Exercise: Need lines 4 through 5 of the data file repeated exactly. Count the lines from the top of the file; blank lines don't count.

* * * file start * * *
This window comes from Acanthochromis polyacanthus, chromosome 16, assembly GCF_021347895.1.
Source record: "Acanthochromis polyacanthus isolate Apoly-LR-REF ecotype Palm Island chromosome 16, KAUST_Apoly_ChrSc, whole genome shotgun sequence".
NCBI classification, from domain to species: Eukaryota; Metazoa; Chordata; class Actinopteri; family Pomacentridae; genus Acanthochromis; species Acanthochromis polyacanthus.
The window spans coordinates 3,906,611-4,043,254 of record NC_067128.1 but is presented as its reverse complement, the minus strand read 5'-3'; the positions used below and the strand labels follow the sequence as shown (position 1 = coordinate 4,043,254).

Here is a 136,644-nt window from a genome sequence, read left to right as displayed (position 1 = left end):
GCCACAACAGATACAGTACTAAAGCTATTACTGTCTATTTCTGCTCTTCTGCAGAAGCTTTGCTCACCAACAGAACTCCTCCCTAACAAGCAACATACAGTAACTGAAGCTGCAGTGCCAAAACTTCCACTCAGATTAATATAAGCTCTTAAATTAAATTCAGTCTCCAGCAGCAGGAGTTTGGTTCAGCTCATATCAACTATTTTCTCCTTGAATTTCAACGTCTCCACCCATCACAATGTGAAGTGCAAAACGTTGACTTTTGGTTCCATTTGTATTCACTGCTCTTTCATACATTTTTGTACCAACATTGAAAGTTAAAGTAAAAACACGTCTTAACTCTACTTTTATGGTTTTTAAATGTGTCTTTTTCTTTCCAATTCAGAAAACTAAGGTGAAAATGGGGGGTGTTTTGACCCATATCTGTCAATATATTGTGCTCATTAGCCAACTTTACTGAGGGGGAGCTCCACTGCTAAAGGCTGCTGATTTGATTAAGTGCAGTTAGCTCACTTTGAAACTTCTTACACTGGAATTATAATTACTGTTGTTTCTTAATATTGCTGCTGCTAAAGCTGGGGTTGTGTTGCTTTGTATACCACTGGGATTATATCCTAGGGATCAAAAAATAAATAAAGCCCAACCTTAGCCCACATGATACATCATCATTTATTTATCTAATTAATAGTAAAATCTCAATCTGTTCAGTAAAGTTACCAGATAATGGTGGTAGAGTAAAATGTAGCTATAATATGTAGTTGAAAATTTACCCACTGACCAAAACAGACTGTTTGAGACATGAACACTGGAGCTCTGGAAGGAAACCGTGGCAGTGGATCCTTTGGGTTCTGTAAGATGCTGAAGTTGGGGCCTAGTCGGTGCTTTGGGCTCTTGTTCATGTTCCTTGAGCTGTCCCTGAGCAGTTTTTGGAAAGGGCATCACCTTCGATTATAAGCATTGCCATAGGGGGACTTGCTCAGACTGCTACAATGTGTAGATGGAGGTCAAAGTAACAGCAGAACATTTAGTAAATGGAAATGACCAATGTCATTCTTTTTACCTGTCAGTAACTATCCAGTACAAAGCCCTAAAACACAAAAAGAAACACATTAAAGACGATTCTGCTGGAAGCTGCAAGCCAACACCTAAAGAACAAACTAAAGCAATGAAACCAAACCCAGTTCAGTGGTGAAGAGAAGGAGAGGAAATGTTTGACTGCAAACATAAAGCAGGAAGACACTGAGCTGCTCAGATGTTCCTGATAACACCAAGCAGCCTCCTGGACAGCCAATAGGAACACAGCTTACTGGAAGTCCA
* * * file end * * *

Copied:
The window spans coordinates 3,906,611-4,043,254 of record NC_067128.1 but is presented as its reverse complement, the minus strand read 5'-3'; the positions used below and the strand labels follow the sequence as shown (position 1 = coordinate 4,043,254).

Here is a 136,644-nt window from a genome sequence, read left to right as displayed (position 1 = left end):